Over at the site for the National Institute of Health Policy, a program of the University of St. Thomas, former Minnesota Senator Dave Durenburger was not sharing the joy about both the Stupak Amendment and the historic House vote for health care reform on Nov. 7. His concerns on both the bishops' role in the vote and the path our presumed reform effort is heading—perhaps right to the cashiers' window of some of the self-aggrandizing insurers reform purports to neutralize he suspects—is worth a wider hearing:
The Founding Fathers of this country, and the first and only Catholic president, would be surprised to see the Catholic bishops in the office of the Speaker of the House on the eve of an historic vote on universal health care coverage dictating the terms under which Democrats and Republicans could be free to support this historic-for the U.S.-effort to assure its citizens the right to affordable health care. The Stupak Amendment was a not-so-clever way to expand a 34-year old bar against funding abortion services in public insurance programs to private insurance. . . . Abortion wasn't the only deal the bishops made with the GOP. They stood aside to let the Republicans and right wing media define "euthanasia." The likes of Sarah Palin used the August invention of "death panels" as a means of "killing" the health reform legislation which the House and the president favored. To top it off, the bishops brought out the principle of "subsidiarity" from Catholic social teaching as a foundational principle for this reform. In contemporary Republican "kill Obamacare" terms, that simply means that health insurance regulation and health care coverage should be left to the states wherever possible rather than the national government. So, a political journey which began in the mid-1970s for traditionally Democratic Party Catholics to the Republican Party is continuing to gain strength.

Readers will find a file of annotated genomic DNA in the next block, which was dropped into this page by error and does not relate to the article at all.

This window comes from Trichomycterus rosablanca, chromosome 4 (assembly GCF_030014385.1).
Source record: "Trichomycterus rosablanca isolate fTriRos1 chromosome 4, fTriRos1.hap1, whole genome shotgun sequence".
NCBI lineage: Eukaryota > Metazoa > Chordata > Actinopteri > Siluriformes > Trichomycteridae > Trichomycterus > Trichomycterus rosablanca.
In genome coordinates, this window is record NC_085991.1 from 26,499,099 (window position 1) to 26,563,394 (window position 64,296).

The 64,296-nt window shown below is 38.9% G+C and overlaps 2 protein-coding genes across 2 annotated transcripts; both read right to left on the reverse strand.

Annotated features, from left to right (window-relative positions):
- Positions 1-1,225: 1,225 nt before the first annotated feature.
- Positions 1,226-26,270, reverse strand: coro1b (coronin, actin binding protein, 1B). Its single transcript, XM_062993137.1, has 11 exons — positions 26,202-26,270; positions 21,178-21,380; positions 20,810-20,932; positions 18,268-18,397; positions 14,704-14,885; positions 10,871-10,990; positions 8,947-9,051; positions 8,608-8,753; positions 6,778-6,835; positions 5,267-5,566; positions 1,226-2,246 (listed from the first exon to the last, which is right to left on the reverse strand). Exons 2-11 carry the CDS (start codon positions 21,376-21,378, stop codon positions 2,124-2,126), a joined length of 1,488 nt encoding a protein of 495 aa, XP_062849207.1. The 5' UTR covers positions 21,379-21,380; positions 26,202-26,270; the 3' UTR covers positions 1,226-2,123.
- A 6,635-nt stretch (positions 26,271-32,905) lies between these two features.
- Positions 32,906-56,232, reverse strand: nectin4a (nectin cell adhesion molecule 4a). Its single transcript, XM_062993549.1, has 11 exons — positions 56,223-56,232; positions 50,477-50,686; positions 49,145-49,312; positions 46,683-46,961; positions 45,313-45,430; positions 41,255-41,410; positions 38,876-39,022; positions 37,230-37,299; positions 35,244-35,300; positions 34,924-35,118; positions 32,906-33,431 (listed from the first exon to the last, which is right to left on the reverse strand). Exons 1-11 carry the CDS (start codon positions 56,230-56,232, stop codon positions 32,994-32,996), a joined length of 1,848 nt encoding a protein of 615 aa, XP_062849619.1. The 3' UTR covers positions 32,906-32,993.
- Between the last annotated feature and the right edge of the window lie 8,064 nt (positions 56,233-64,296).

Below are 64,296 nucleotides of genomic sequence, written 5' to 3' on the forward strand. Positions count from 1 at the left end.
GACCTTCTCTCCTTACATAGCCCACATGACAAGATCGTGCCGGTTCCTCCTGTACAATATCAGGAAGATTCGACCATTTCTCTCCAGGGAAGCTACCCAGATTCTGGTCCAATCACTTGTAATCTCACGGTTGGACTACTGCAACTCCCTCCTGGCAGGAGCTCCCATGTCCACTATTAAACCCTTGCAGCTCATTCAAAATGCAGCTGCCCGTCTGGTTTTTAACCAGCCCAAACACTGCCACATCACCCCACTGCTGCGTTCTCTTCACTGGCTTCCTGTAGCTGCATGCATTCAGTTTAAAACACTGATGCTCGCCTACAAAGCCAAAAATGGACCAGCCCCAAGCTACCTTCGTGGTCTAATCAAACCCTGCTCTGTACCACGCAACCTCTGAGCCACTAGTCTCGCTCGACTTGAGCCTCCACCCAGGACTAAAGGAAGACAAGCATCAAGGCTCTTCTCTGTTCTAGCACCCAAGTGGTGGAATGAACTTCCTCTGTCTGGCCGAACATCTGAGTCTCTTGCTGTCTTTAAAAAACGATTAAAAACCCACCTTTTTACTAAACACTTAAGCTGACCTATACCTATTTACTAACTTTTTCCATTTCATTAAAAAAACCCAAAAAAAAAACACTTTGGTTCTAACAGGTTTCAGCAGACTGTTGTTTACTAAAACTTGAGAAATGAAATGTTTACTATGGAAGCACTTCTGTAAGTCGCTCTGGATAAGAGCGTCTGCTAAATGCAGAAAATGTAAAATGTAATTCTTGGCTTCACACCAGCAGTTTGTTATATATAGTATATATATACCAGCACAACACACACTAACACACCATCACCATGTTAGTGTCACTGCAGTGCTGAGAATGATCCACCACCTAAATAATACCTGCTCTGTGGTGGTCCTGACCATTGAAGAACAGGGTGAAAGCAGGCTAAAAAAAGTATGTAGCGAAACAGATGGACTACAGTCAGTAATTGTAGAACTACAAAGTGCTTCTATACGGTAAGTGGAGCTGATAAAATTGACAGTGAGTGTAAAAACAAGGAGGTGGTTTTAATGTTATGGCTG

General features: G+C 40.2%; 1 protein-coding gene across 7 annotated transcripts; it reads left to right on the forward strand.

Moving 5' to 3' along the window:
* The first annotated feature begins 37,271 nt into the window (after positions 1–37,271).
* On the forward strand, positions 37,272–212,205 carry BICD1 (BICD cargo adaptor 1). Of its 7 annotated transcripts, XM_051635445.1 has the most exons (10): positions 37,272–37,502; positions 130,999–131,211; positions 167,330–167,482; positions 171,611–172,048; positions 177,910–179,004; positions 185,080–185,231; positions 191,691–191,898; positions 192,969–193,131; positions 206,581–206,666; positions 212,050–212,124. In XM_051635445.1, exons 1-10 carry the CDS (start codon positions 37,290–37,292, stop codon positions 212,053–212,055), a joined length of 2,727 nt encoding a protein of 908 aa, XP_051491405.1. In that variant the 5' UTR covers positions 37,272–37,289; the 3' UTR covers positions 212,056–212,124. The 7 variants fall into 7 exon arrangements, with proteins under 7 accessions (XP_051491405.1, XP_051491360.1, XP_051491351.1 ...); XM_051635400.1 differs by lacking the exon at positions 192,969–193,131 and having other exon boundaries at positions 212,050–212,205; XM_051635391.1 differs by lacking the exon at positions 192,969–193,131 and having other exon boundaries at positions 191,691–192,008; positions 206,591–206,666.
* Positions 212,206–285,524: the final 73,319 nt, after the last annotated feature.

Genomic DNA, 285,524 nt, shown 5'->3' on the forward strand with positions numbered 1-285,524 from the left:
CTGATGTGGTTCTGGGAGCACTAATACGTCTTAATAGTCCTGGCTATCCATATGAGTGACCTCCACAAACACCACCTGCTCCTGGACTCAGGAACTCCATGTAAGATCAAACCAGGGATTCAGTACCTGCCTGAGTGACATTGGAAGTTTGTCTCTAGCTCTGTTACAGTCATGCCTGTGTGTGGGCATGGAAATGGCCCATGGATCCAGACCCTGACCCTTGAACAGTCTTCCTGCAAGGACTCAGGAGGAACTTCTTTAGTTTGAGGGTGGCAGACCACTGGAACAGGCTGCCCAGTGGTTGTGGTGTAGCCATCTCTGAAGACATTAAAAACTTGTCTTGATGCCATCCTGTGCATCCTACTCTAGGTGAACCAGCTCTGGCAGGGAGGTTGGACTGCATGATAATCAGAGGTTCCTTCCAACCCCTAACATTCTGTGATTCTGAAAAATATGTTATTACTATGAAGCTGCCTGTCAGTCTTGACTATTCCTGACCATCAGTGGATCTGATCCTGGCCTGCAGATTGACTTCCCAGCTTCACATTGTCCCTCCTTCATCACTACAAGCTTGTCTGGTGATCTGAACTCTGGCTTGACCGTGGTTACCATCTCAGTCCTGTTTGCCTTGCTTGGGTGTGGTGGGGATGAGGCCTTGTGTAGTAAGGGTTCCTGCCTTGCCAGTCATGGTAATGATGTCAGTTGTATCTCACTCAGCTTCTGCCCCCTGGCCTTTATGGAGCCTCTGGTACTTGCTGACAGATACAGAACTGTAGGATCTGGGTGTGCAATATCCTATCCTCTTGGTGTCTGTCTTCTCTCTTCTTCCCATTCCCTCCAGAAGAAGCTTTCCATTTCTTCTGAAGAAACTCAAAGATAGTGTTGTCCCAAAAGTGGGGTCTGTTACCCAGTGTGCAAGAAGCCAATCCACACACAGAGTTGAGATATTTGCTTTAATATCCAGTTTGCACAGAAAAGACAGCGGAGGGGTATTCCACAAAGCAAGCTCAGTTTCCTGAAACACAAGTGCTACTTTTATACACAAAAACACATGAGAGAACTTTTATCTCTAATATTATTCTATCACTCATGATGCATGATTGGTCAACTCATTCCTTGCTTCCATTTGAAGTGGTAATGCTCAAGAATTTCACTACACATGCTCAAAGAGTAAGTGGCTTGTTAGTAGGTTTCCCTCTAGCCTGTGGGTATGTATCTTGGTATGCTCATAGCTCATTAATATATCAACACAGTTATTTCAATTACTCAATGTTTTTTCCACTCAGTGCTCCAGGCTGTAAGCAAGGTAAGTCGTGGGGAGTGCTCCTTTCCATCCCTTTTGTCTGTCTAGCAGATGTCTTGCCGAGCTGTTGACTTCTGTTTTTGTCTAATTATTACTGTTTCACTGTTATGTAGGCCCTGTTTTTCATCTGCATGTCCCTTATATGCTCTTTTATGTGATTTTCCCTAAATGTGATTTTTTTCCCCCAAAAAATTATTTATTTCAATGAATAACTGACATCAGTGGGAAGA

As a Catholic Republican, I am puzzled by the way in which mere mortals can shift the moral priorities of a Church over what, for a 2,000-year-old religion, is a relatively short period of time. As a new member of the U.S. Senate, I stood proudly with my Church in opposition to the expansion of the nuclear arms race, in definition of a just war, in efforts to reduce racial and economic discrimination and enact historic civil rights legislation.
How did a national law to prevent insurance companies, whose premium costs are defrayed in part by tax subsidies, from providing medical services related to abortion get to be a higher public priority for all Americans, not just Catholics, than financing access to health care services? Especially when it is unlikely this law will have that great an impact on the number of abortions performed in this country.
Durenburger apparently views the health care insurance industry as something of a socio-economic hydra. It may appear reform has it on the ropes, but if all Congress manages in this latest attempt to reform the industrialized world's most expensive and least effective health care system are some new regulations regarding client care while forcing a vast new market of 36 million uninsured into the loving embrace of insurers, the 2009 "reform" may prove regrettable.
Durenburger writes: "If you were part of an industry that Americans will pay $2.5 trillion to provide $1.5 trillion worth of value, would you want to change? Of course not. You'd want to create even more public demand for whatever you do. When a president of the United States commits the public treasury to expanding health insurance coverage to 100% of Americans, you hire lobbyists in Washington, D.C., to maximize the effort to expand coverage and minimize its financial impact on your business. A reported $253 million worth of lobbying was done in the first six months of 2009 by, among others, 1,752 insurance company lobbyists (as of 9-1-09). So far they have all been successful."